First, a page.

Blood Pressure Basics
With every beat of the heart, the walls of the body’s blood vessels are pressed upon as blood is pumped through them. For people with high blood pressure, the pounding is more intense and can damage the blood vessels, leading to a heightened risk of a heart attack or stroke. Hypertension, the technical term for high blood pressure, affects 2 out of 3 people with diabetes and makes them more vulnerable to heart disease. Fortunately, lifestyle changes and medications can help to take the pressure off.
After measuring blood pressure, the health care provider gives you two numbers. The top number (systolic pressure) and bottom number (diastolic pressure) are the maximum and minimum pressures, respectively, from the beginning of one heartbeat to the next. “Systolic is a more important prediction of heart disease than diastolic pressure,” says Henry Black, MD, a clinical professor of internal medicine at New York University’s Langone Medical Center, “particularly at ages over 50.”
The American Diabetes Association (ADA) recommends getting your blood pressure taken at every routine diabetes checkup. With mild hypertension (a systolic blood pressure between 130 and 140 mmHg), a doctor may recommend weight loss, an eating plan, and more physical activity to bring levels down. If that doesn’t work within three months, or if you have more severe hypertension, blood pressure medication may be needed. “With diabetes, there is a sense of urgency to get high blood pressure treated promptly,” says Black. “In my opinion, to spend any time with [only] lifestyle changes in a person with diabetes is putting them at risk.”
Meds to the Rescue
There are eight or nine classes of antihypertensive medications, says Black. This provides a lot of options for people with diabetes, who often need to take more than one blood pressure medication to reach their target.
The antihypertensive medications that receive top billing for diabetes patients are angiotensin-converting enzyme (ACE) inhibitors and angiotensin II receptor blockers (ARBs). Angiotensin II is a hormone that triggers the blood vessels to constrict, increasing pressure. Both ARBs and ACE inhibitors lower blood pressure by cutting down on angiotensin’s activity. There is evidence that these drugs can help prevent heart and kidney disease, and they are commonly used as the first line of defense against high blood pressure. Plus, a recent large study found that an ACE inhibitor could prevent retinopathy (eye damage) and nephropathy (kidney damage) in people with diabetes (high blood pressure is known to contribute to eye and kidney disease).
Diuretics are another class of antihypertensive medications. They are frequently used when multiple drug therapies are necessary to reach blood pressure goals. Diuretics work by flushing excess water and sodium from the body. Sometimes blood glucose–lowering medications need adjustment when diuretics are used.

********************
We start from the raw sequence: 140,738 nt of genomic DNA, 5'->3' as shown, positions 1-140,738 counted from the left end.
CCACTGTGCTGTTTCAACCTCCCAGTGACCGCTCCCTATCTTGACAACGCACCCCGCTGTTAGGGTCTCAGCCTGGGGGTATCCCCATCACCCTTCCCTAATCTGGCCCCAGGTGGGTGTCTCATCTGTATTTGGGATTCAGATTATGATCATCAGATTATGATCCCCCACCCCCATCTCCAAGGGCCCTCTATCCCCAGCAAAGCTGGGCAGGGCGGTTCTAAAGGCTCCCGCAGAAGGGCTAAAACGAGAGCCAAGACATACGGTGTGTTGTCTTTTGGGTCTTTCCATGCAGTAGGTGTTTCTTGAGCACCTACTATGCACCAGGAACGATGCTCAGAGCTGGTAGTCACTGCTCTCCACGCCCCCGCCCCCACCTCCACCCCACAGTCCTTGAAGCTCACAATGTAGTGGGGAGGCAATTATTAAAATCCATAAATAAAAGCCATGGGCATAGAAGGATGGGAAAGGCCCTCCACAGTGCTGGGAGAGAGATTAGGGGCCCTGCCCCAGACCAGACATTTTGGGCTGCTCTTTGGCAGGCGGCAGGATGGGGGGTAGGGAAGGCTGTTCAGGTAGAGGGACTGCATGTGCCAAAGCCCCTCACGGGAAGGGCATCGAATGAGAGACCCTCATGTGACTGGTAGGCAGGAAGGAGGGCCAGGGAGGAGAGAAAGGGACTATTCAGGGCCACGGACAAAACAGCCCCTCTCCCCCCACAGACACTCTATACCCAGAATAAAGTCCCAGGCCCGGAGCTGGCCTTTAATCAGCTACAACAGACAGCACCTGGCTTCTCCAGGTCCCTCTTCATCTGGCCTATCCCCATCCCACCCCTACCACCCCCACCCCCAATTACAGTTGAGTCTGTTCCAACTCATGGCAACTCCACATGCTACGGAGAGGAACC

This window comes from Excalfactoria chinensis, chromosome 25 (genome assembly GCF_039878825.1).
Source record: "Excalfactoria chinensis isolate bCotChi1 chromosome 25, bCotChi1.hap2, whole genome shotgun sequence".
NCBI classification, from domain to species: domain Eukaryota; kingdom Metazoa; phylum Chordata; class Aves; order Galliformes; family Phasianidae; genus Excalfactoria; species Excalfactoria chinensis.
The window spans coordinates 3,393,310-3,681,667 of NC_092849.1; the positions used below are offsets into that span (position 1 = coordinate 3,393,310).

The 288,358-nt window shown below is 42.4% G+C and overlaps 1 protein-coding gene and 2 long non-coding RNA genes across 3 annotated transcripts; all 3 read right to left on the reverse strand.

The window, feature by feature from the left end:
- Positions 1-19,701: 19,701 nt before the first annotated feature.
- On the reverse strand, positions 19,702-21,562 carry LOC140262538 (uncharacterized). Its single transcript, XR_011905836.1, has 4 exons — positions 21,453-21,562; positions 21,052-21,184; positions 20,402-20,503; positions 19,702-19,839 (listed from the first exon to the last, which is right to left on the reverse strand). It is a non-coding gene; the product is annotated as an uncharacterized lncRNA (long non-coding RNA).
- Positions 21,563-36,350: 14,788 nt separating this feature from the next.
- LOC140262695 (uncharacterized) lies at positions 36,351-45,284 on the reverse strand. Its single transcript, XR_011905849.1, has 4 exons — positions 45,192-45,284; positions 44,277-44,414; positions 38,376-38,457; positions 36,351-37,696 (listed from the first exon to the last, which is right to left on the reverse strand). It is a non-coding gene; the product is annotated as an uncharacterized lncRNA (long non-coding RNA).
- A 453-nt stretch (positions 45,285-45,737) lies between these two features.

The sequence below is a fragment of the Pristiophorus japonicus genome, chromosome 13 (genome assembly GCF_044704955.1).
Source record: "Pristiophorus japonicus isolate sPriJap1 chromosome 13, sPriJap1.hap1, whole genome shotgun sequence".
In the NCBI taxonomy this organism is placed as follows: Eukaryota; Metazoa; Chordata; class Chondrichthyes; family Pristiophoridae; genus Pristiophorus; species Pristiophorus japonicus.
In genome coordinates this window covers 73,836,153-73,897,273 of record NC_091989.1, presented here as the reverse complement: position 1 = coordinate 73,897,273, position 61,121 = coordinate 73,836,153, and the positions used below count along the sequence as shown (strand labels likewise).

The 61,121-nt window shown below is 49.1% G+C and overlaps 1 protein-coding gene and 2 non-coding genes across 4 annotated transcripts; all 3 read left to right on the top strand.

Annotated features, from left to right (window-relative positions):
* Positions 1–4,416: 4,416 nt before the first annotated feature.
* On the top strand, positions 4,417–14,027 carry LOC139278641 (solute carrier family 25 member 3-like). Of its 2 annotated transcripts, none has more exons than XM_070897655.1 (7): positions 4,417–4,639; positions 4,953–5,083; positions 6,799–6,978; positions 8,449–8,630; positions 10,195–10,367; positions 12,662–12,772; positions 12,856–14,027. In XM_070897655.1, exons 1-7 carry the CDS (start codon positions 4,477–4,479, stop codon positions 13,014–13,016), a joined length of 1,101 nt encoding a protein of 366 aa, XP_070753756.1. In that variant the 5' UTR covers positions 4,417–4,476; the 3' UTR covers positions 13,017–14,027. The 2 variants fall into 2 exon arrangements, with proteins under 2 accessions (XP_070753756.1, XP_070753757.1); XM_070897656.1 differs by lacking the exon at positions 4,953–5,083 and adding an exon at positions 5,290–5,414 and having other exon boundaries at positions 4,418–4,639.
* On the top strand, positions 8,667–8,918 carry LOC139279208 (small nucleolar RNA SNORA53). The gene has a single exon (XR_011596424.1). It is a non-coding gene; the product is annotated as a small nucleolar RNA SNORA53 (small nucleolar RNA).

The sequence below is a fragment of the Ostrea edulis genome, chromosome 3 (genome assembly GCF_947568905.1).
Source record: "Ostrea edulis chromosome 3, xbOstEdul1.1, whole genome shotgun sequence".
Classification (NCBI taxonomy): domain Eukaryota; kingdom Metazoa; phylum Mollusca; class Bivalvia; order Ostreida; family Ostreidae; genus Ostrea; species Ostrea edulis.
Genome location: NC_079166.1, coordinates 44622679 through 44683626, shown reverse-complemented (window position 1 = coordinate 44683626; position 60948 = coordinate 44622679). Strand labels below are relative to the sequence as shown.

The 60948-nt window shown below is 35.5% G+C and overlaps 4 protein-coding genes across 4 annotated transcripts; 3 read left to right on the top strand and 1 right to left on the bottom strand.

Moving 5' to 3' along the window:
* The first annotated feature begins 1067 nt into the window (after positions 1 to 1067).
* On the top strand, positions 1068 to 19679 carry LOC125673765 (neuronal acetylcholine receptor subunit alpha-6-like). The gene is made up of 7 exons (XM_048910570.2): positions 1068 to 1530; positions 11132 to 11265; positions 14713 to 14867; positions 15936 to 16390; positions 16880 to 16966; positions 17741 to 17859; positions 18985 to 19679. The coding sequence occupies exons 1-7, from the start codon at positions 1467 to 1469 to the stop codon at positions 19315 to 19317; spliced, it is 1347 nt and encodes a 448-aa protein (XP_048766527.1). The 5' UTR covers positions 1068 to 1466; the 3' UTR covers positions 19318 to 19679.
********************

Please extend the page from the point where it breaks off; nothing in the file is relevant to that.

If more blood pressure control is needed, doctors may turn to three additional types of antihypertensive medications: beta blockers, renin inhibitors, and calcium channel blockers. These drugs employ various strategies involving hormones and nerves to lower blood pressure by keeping blood vessels from constricting.
|While even natural whole foods typically have at least some sodium, processed foods tend to be loaded with it.|
|Instead of This||Eat This|
|Canned vegetables*||Frozen or fresh vegetables|
|Deli turkey||Turkey breast roasted at home|
|Garlic or onion salt||Garlic or onion powder (or fresh)|
|Table salt||Lemon juice or zest, vinegar|
|*You can also look for low-sodium versions of canned veggies or canned soups, or remove 40 percent of sodium from canned vegetables or meats by rinsing them with water before use.|
|For more information on the DASH diet, which can help lower blood pressure, visit www.nhlbi.nih.gov/health/health-topics/topics/dash/.|
Eating for Health
The federal government’s Dietary Guidelines for Americans, 2010 recommends that people with diabetes, high blood pressure, those over 50, and African Americans keep their sodium consumption to less than 1,500 mg per day. “The first thing is salt restriction,” says Toby Smithson, RD, LDN, CDE, a spokesperson for the Academy of Nutrition and Dietetics and the founder of DiabetesEveryDay.com. Where does most of the sodium in the diet come from? Not a shaker, says Smithson: “Seventy-five percent of the sodium we eat comes from processed food.” A salt-restricted diet may seem a bit bland at first, she says, but after about two weeks the taste buds acclimate, and suddenly low-salt foods will taste, well, salty.
The Dietary Approaches to Stop Hypertension (DASH) diet is heralded as the ideal eating pattern for lowering blood pressure. It is rich in fruits, vegetables, whole grains, and low-fat dairy, while limiting red meat, sugar-sweetened beverages, and saturated fats. What makes the diet special, according to Smithson, is that the list of recommended DASH foods focuses on three nutrients: calcium, potassium, and magnesium. These minerals are thought to work together to lower blood pressure, Smithson says. Yet she cautions that people with diabetes still need to be aware of their carbohydrate intake on the DASH diet. If you have kidney disease or are taking ARBs or ACE inhibitors, check with your provider to keep potassium levels in check.